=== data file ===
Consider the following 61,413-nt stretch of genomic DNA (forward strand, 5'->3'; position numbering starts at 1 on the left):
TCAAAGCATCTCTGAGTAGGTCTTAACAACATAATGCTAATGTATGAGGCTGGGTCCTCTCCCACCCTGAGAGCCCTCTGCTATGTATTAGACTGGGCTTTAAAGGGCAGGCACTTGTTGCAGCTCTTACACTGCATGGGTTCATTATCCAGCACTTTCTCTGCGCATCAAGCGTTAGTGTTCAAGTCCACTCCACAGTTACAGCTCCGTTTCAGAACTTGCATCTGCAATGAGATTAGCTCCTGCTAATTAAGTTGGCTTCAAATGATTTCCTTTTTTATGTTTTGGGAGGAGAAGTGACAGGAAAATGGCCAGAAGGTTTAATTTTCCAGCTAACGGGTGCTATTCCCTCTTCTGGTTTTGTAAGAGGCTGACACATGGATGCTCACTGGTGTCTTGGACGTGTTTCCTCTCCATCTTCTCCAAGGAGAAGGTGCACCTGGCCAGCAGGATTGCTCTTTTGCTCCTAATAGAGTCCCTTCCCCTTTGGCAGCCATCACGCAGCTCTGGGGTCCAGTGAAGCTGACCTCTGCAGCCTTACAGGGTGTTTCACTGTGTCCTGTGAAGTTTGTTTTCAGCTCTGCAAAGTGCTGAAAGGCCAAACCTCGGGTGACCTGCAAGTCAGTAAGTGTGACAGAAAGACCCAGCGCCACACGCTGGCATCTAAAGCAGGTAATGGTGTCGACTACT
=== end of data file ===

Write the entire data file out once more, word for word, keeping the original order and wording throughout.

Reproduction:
Consider the following 61,413-nt stretch of genomic DNA (forward strand, 5'->3'; position numbering starts at 1 on the left):
TCAAAGCATCTCTGAGTAGGTCTTAACAACATAATGCTAATGTATGAGGCTGGGTCCTCTCCCACCCTGAGAGCCCTCTGCTATGTATTAGACTGGGCTTTAAAGGGCAGGCACTTGTTGCAGCTCTTACACTGCATGGGTTCATTATCCAGCACTTTCTCTGCGCATCAAGCGTTAGTGTTCAAGTCCACTCCACAGTTACAGCTCCGTTTCAGAACTTGCATCTGCAATGAGATTAGCTCCTGCTAATTAAGTTGGCTTCAAATGATTTCCTTTTTTATGTTTTGGGAGGAGAAGTGACAGGAAAATGGCCAGAAGGTTTAATTTTCCAGCTAACGGGTGCTATTCCCTCTTCTGGTTTTGTAAGAGGCTGACACATGGATGCTCACTGGTGTCTTGGACGTGTTTCCTCTCCATCTTCTCCAAGGAGAAGGTGCACCTGGCCAGCAGGATTGCTCTTTTGCTCCTAATAGAGTCCCTTCCCCTTTGGCAGCCATCACGCAGCTCTGGGGTCCAGTGAAGCTGACCTCTGCAGCCTTACAGGGTGTTTCACTGTGTCCTGTGAAGTTTGTTTTCAGCTCTGCAAAGTGCTGAAAGGCCAAACCTCGGGTGACCTGCAAGTCAGTAAGTGTGACAGAAAGACCCAGCGCCACACGCTGGCATCTAAAGCAGGTAATGGTGTCGACTACT